Last Dance, by Julien Tomasello
My diptych collage, "Last Dance" is inspired by my childhood obsession with (the now deceased) disco and pop singer Donna Summer. Summer appears in the 1978 film, "Thank God It's Friday" - a musical comedy that takes place during one night in the fictional, Los Angeles disco, "The Zoo". Donna Summer plays Nicole Sims, an aspiring singer who repeatedly attempts to have the disco's dj play her record, "Last Dance". Towards the end of the film, Nicole succeeds. On a stage, under a shimmering disco ball, surrounded by young and beautiful people, Summer/Sims sings "Last Dance" and becomes an instant star.
As a child, I was mesmerized by that scene, due in parts to Summer's glamour on stage, the steadily increasing tempo of "Last Dance" (which won an Academy Award for "Best Original Song"), and the Cinderella-like message that love and acceptance (and transformation) can be achieved through stardom.
Not only did I give rapt attention to that scene whenever the film played on cable television, but I would repeatedly play Donna Summer's record, "Last Dance” with toy microphone in hand, singing loudly, while wearing a pair of my mother's Candies high-heeled “slides”.
My piece, "Last Dance" depicts the scene of a boy who has snuck away from home in the middle of the night with his dog. Together, they venture into the dark and beautiful Southern California desert. The boy, wearing pajamas and his mother's Candies high-heeled slides, climbs onto a rock and begins to sing Donna Summer's, "Last Dance". Magically, the desert moon is changed into a shimmering disco ball, wild horses become colorful unicorns, and the animals of the desert join to become an audience for the boy who is transformed into a beloved star.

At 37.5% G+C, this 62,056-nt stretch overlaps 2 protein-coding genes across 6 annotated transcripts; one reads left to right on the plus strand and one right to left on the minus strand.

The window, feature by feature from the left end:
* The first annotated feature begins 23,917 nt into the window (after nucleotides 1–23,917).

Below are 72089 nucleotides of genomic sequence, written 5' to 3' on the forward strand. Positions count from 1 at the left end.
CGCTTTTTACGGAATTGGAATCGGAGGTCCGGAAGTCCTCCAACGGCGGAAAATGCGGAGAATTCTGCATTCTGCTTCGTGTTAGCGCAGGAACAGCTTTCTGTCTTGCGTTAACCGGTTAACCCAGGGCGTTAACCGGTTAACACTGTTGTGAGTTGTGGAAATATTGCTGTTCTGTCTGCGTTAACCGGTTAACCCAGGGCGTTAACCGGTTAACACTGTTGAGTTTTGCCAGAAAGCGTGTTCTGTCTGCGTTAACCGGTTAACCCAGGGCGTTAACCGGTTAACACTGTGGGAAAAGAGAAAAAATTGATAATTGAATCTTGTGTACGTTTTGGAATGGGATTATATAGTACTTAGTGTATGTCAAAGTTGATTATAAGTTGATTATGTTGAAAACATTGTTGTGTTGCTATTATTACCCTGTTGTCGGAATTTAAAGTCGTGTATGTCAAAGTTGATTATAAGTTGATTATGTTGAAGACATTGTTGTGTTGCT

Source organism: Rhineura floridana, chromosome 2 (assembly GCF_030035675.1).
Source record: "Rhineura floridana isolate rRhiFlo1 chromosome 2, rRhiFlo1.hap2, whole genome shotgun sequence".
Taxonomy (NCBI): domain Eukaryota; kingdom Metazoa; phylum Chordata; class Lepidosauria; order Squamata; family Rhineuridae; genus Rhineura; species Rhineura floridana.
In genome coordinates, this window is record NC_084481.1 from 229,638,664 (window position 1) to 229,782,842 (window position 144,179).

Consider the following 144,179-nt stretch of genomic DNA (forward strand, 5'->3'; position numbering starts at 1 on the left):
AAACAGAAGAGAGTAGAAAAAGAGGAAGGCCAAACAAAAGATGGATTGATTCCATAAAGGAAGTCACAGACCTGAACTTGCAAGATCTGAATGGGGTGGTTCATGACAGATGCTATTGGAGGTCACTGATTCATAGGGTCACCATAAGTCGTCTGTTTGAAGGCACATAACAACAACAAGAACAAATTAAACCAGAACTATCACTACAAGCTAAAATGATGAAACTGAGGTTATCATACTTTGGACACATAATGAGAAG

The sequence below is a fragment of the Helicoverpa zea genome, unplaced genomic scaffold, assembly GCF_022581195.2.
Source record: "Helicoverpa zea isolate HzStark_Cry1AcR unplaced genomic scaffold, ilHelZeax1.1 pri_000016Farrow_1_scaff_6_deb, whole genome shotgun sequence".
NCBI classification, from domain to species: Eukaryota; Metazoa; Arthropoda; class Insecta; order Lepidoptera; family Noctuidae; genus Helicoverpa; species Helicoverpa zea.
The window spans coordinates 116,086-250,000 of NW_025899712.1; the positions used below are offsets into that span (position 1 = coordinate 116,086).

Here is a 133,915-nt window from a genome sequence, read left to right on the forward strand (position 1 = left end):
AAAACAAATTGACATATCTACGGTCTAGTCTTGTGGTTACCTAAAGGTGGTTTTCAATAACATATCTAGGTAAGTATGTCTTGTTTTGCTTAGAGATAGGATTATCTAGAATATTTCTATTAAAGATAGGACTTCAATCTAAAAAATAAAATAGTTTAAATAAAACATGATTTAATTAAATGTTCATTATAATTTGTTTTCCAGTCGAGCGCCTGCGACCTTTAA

Last Dance can currently be viewed in the exhibition, Stonewall@50 through July 2019 at the Leonard Pearlstein Gallery, Drexel University, 3141 Chestnut Street, Philadelphia, PA, 19104. 212-895-2000.
About the Artist: Julien Tomasello
I am an American, multi-media artist. I commonly work in collage, sculpture, and video. My pieces often fuse personal experiences as an LGTBQ, gender-fluid person with narratives from the literature, music, film, art, and other expressions of culture I absorbed as a child and young adult, mostly during the 1980's and 1990's. Collage is one of the first art practices I embraced as a child artist. I now, as I did then, use the pre-existing hues, patterns, and textures of paper, textiles, beads, and bangles to communicate the world as I envision it. There is intimacy and escape in the meticulousness, obsessiveness, and repetitiveness of my collage method.